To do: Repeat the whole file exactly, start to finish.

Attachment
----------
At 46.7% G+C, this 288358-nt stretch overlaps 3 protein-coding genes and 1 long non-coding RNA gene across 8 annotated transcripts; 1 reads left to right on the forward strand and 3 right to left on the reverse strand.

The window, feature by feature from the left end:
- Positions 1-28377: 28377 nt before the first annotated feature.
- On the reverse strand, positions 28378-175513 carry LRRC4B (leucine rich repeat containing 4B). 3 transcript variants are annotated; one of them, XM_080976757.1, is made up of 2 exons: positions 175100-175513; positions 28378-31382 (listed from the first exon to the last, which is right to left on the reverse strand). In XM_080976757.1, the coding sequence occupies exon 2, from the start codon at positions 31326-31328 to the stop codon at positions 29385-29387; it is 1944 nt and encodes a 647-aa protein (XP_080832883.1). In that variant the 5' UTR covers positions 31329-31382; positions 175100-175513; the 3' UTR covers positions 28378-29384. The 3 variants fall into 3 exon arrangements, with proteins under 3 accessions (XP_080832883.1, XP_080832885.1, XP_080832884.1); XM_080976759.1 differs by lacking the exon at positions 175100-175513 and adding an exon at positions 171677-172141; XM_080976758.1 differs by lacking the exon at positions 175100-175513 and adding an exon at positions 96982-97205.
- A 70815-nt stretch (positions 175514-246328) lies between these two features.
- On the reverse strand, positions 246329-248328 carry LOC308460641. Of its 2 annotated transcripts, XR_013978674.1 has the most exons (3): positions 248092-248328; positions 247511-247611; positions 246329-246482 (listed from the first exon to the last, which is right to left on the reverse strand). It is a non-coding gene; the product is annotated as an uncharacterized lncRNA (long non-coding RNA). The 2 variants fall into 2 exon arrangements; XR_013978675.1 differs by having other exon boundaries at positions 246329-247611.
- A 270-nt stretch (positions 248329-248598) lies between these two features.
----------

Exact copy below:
At 46.7% G+C, this 288358-nt stretch overlaps 3 protein-coding genes and 1 long non-coding RNA gene across 8 annotated transcripts; 1 reads left to right on the forward strand and 3 right to left on the reverse strand.

The window, feature by feature from the left end:
- Positions 1-28377: 28377 nt before the first annotated feature.
- On the reverse strand, positions 28378-175513 carry LRRC4B (leucine rich repeat containing 4B). 3 transcript variants are annotated; one of them, XM_080976757.1, is made up of 2 exons: positions 175100-175513; positions 28378-31382 (listed from the first exon to the last, which is right to left on the reverse strand). In XM_080976757.1, the coding sequence occupies exon 2, from the start codon at positions 31326-31328 to the stop codon at positions 29385-29387; it is 1944 nt and encodes a 647-aa protein (XP_080832883.1). In that variant the 5' UTR covers positions 31329-31382; positions 175100-175513; the 3' UTR covers positions 28378-29384. The 3 variants fall into 3 exon arrangements, with proteins under 3 accessions (XP_080832883.1, XP_080832885.1, XP_080832884.1); XM_080976759.1 differs by lacking the exon at positions 175100-175513 and adding an exon at positions 171677-172141; XM_080976758.1 differs by lacking the exon at positions 175100-175513 and adding an exon at positions 96982-97205.
- A 70815-nt stretch (positions 175514-246328) lies between these two features.
- On the reverse strand, positions 246329-248328 carry LOC308460641. Of its 2 annotated transcripts, XR_013978674.1 has the most exons (3): positions 248092-248328; positions 247511-247611; positions 246329-246482 (listed from the first exon to the last, which is right to left on the reverse strand). It is a non-coding gene; the product is annotated as an uncharacterized lncRNA (long non-coding RNA). The 2 variants fall into 2 exon arrangements; XR_013978675.1 differs by having other exon boundaries at positions 246329-247611.
- A 270-nt stretch (positions 248329-248598) lies between these two features.